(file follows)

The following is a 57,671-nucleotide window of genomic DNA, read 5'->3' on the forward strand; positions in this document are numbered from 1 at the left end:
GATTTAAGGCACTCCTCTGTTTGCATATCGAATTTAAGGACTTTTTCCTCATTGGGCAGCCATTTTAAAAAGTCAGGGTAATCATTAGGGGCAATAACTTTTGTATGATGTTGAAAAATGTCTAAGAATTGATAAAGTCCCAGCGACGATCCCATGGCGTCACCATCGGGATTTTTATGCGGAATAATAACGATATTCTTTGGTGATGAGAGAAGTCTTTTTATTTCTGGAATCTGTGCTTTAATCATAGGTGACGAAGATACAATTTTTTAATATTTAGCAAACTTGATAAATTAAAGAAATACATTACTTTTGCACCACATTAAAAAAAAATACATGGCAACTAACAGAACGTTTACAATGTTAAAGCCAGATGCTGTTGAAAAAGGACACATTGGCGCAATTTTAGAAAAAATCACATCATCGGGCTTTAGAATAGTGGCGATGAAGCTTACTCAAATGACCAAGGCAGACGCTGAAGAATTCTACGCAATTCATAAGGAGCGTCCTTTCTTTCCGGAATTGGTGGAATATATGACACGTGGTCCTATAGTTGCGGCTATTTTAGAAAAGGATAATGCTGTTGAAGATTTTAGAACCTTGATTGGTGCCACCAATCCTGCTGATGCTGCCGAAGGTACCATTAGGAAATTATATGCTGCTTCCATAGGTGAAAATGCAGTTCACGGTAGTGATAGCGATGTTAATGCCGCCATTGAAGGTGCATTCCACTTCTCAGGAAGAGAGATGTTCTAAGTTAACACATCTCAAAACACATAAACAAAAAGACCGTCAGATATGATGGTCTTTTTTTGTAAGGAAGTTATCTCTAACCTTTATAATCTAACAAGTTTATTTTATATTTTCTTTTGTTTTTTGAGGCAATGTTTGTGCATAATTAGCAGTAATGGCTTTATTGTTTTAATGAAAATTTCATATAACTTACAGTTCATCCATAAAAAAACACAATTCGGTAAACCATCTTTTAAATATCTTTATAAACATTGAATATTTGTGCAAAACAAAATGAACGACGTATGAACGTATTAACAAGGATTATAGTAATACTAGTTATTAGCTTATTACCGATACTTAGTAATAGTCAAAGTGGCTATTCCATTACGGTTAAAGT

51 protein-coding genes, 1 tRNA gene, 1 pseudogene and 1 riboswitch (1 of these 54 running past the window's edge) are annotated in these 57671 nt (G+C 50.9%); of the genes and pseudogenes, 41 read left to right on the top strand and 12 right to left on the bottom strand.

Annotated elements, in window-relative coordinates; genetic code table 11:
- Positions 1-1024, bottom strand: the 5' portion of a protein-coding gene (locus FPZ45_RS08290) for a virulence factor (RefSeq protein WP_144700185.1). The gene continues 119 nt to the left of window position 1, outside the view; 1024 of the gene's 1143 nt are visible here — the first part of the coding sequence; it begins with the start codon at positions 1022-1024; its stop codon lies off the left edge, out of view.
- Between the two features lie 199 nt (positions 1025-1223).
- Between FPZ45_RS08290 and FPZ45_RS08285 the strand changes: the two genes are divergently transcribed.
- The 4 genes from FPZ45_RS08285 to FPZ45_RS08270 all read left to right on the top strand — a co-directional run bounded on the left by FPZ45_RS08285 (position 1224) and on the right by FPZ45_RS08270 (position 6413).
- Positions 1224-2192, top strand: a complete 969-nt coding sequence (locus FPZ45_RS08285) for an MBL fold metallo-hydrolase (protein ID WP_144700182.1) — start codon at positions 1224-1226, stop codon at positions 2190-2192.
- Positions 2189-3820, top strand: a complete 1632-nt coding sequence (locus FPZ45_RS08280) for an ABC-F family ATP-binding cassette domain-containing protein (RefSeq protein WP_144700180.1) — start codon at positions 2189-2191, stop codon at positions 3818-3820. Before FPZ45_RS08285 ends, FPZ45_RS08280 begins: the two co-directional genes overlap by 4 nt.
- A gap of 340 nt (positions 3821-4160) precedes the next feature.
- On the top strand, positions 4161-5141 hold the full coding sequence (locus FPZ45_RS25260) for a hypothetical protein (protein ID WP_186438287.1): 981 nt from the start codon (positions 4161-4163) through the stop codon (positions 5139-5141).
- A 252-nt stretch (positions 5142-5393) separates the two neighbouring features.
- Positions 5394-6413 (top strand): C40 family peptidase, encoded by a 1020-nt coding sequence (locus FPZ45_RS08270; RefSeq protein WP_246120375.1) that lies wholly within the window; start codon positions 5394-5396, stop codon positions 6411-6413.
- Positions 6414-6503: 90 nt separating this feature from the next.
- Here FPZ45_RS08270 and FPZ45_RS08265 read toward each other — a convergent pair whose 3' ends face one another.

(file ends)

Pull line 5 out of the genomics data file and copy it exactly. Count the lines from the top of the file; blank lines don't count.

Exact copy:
- Positions 1-1024, bottom strand: the 5' portion of a protein-coding gene (locus FPZ45_RS08290) for a virulence factor (RefSeq protein WP_144700185.1). The gene continues 119 nt to the left of window position 1, outside the view; 1024 of the gene's 1143 nt are visible here — the first part of the coding sequence; it begins with the start codon at positions 1022-1024; its stop codon lies off the left edge, out of view.